What can I expect in therapy?

Published on January 8, 2021

Ryan never believed in therapy.  He felt that it was for people with severe mental illness, and that was not him.  He also did not think that it was masculine to speak about his feelings.  He would rather suck it up and meet his friends down at the bar to have a beer.

When Ryan’s father passed away, he began to collapse within himself.  He was raised by a single father who had physically abused him as a form of punishment.  Ryan often rebelled against his father because of this.  He had said some hurtful things to his father before he passed away.  Now he was overcome with guilt to the point that it was hard to focus on a day to day basis.  His girlfriend asked him to please speak to someone.  He was hesitant. How could a therapist help? He didn’t know what to say, or what to expect.

Here are some things to help you understand therapy better before you take those first brave steps:

1. Who is therapy for?

Therapy can be for anyone: Everyone has stress or situations that they might need help navigating. It can be workplace conflict, loss, trauma, anxiety, family conflict, or any other stressor that seems to be confusing or painful.

2. What are the initial steps?

Your therapist will start by asking you what your therapy goals are or how they can help you. This might include getting a family history, childhood experiences and relationship background.

3. Creating a treatment plan

You and your therapist will decide on a treatment plan and frequency of sessions. Be honest about your availability so that the therapist can come up with a plan that works for your time and budget.

4. A non judgemental space

Your therapist is there to help and not to judge. People often worry about being overanalyzed or judged.  That is not helpful for anyone and is not the therapist’s role.


If you feel like you need to talk to someone then please do contact me to set up an appointment via email info@doctormonicaborschel.com.  I can offer both an online session via Skype or a face to face session.

Photo by Andrea Piacquadio from Pexels

Category(s):Abuse / Abuse Survivor Issues, Adjusting to Change / Life Transitions, Anxiety, Emotional Abuse, Grief, Loss, Bereavement, Physical Abuse, Post Traumatic Stress Disorder (PTSD) / Trauma / Complex PTSD, Sexual Abuse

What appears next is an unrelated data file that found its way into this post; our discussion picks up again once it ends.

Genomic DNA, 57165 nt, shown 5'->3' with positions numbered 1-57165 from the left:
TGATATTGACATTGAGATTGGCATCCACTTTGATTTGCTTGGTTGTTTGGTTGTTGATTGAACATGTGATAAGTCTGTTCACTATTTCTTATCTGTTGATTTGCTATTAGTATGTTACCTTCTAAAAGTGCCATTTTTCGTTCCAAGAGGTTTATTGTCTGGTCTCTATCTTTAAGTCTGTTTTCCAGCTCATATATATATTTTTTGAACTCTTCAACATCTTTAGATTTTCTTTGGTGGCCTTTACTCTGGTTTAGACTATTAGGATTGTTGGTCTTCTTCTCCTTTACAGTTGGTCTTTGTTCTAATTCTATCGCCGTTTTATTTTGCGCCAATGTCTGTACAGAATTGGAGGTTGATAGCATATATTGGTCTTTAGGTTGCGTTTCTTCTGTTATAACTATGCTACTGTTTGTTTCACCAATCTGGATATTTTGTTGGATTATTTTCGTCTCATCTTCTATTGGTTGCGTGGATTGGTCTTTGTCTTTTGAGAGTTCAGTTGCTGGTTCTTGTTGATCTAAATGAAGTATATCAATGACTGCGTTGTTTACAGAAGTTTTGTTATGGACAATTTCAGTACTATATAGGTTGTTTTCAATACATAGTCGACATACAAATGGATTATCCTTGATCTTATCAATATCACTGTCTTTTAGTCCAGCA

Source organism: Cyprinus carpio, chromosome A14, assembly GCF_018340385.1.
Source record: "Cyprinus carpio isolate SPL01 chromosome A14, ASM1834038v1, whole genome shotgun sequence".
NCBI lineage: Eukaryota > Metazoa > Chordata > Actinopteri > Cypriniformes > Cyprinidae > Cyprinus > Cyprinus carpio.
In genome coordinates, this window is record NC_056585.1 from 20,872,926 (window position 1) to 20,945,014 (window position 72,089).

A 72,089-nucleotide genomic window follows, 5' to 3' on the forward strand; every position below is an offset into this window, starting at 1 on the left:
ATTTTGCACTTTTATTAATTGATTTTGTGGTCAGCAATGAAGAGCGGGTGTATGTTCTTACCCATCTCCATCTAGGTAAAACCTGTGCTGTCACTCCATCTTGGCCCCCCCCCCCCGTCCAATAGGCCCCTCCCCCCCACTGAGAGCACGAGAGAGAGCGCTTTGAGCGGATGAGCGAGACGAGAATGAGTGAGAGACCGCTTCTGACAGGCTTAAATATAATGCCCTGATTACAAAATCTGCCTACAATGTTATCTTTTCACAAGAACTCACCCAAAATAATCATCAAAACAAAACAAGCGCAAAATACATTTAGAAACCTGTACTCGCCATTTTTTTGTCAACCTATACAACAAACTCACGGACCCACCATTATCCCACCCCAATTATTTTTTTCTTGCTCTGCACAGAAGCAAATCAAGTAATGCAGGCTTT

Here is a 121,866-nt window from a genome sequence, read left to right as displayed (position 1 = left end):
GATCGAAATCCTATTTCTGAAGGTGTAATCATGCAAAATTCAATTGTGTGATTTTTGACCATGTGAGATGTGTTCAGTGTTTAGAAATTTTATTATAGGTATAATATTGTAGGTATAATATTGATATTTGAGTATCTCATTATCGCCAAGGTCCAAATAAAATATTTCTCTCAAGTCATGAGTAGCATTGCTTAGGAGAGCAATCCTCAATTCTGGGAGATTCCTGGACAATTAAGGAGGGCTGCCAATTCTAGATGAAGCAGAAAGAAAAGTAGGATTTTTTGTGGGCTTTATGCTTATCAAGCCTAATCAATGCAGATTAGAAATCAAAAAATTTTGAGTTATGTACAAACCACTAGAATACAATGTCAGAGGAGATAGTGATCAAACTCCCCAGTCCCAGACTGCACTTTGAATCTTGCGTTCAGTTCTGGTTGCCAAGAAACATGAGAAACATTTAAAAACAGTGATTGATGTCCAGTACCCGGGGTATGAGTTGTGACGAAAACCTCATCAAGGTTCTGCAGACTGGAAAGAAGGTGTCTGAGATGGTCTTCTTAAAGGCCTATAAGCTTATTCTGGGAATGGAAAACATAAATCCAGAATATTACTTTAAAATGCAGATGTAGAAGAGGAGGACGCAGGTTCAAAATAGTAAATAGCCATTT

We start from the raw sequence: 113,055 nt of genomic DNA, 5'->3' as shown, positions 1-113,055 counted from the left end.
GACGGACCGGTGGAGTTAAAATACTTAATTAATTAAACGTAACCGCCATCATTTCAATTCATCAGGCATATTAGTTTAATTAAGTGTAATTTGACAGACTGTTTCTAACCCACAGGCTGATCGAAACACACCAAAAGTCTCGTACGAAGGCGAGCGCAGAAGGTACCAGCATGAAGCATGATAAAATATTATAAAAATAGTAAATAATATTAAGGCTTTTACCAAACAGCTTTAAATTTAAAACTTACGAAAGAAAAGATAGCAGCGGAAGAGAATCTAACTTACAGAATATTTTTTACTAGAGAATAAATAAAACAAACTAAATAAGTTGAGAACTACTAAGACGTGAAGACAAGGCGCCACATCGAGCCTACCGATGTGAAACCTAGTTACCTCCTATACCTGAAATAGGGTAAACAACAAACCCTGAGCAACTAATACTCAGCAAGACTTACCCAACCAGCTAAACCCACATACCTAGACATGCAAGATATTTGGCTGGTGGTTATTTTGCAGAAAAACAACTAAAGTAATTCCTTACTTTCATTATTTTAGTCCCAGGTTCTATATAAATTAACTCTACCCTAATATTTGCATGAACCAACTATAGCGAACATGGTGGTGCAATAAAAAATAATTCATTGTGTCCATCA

Written by:

Dr Monica Borschel

Registered Clinical Psychologist (HK)

Dr. Borschel specializes in Attachment, trauma and Loss. She is experienced in helping adults, teens, children, and families adjust to anxiety, trauma, abuse, divorce, separation, loss of a loved one, and loss of finance. This may include deciding what is in the best interest of the children during custody disputes, strengthening the relationship and communication between the parents and the children.

From Nov 2020 Dr. Borschel is only available for online consultations.

Dr. Borschel’s attachment-based therapy along with EMDR and Brainspotting enables her clients to find healing within themselves. In so doing, she can help her clients to overcome anxiety, trauma, neglect, emotional, verbal, physical abuse, and child abuse.

Furthermore, as an attachment specialist, she also helps individuals understand relationship patterns which prevent them from developing or maintaining healthy relationships. She is able to help reduce anxiety, insomnia, depression and promote confidence and self-esteem.

Dr. Borschel is originally from Salt Lake City, Utah, U.S.A. She graduated with her Masters in Clinical Psychology from Columbia University in New York City. She later moved to Hong Kong to pursue her doctorate at the University of Hong Kong in Social Work and Social Administration.

Registered Clinical Psychologist with The Hong Kong Society of Counseling and Psychology (HKSCP). Member of the American Psychological Association (APA), The British Psychological Society (BPS), and the Hong Kong Family Law Association (HKFLA).

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